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Region Stories

These stories illustrate how early childhood programs and services funded by First Things First make a difference for young children and families in communities across Arizona.

Family resource center helps Tempe mom support daughter’s learning

​​When Maricela Romero became a mother, she wanted her daughter Emily to have a better childhood experience than the one she remembered. But it wasn’t until Emily was a preschooler that Romero discovered a support system that would change her life and how she interacts with her children. “I never received love or affection from my parents so it was hard for me to be affectionate,” Romero said. “When I was growing up, my education was based on spankings, yelling and punishment.” Romero learned ways to support her young children with a stable, nurturing environment through parent education classes at the Thrive to Five Family Resource Center at Wood Elementary School in Tempe, which is funded by First Things First. The parenting classes at the center taught Romero typical child development milestones and techniques parents can use to redirect their young children toward good behavior choices. “It was so powerful when I learned the importance of connecting with my daughter before I correct and educate her,” Romero said. “I was not raised like that.”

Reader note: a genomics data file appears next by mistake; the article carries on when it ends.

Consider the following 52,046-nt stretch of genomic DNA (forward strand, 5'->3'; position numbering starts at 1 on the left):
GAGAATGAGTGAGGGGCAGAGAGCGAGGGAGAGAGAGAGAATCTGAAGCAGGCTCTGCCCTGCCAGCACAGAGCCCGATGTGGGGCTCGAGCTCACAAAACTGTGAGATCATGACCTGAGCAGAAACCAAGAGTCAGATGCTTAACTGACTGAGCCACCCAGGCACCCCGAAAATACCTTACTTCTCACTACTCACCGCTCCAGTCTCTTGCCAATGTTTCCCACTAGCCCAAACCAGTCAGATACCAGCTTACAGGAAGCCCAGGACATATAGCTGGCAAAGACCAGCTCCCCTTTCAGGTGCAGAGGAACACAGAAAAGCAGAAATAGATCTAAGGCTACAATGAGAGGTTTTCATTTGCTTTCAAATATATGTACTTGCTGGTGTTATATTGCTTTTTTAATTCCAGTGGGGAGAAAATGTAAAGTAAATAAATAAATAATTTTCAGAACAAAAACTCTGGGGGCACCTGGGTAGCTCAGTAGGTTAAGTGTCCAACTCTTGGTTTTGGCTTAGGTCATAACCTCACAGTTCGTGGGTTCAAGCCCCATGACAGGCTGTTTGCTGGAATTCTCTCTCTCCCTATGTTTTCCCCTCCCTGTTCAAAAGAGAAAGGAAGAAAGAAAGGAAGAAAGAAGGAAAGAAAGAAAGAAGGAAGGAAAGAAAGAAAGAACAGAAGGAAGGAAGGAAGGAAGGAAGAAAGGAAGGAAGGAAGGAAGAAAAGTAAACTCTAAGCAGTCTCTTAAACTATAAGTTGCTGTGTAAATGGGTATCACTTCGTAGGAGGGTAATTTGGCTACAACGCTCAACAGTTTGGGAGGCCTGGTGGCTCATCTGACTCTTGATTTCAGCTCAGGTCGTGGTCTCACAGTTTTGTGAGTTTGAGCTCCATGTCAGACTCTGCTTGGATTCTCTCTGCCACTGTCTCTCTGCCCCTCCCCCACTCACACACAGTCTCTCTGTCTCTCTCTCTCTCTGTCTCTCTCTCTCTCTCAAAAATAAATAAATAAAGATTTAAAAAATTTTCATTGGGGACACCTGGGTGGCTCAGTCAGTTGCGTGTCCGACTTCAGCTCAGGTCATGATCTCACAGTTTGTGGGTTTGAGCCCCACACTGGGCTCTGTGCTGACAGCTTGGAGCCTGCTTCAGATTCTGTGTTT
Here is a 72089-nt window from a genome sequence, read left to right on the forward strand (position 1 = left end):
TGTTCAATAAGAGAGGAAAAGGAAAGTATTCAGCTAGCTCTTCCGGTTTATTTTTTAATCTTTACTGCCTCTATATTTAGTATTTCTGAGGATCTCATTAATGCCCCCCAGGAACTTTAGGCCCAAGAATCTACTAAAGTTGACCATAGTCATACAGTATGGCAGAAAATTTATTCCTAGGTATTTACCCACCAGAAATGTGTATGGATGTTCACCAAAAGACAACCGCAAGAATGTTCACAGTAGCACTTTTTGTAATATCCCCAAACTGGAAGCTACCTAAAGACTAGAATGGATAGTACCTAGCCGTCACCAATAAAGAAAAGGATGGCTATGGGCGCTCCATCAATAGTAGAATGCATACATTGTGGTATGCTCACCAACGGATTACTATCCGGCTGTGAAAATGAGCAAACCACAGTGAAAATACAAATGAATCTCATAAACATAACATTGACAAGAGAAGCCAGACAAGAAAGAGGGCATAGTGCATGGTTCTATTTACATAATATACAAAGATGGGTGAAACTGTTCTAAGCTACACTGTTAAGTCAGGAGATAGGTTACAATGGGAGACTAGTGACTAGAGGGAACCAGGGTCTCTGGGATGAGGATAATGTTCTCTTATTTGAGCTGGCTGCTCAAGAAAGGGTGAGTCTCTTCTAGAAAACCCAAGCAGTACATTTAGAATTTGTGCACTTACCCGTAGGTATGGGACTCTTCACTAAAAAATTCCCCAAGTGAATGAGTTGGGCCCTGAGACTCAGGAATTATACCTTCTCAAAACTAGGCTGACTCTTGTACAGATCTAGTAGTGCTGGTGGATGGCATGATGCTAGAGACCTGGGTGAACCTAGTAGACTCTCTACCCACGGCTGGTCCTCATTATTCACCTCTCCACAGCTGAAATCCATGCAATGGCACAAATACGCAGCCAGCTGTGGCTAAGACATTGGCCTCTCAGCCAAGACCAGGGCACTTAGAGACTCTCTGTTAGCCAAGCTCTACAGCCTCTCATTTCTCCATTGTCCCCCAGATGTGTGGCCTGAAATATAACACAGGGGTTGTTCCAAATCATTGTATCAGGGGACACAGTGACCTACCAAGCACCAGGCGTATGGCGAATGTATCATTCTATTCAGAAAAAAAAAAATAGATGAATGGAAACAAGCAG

Romero learned tips on making reading fun for Emily. Things like sitting close together when reading, and using a soft and inviting voice as well as asking her daughter questions about the story. “I learned a lot of important information, but the most important one was how to raise my kids with love, respect, and without physical abuse.” Today, Emily is in third grade and is an avid reader.

She proudly displays her book collection – mostly centered on the Diary of a Wimpy Kid series. Romero recounts Emily’s routine when the family goes shopping at Costco. “As soon as we get there, Emily goes to the book section and picks out a book to read while the rest of the family shops,” she said. “Reading is her favorite thing to do.” She credits the center for helping her daughter be successful once she entered school. “Thrive to Five is the best,” Romero said. “It’s changed my life and my daughter’s.”

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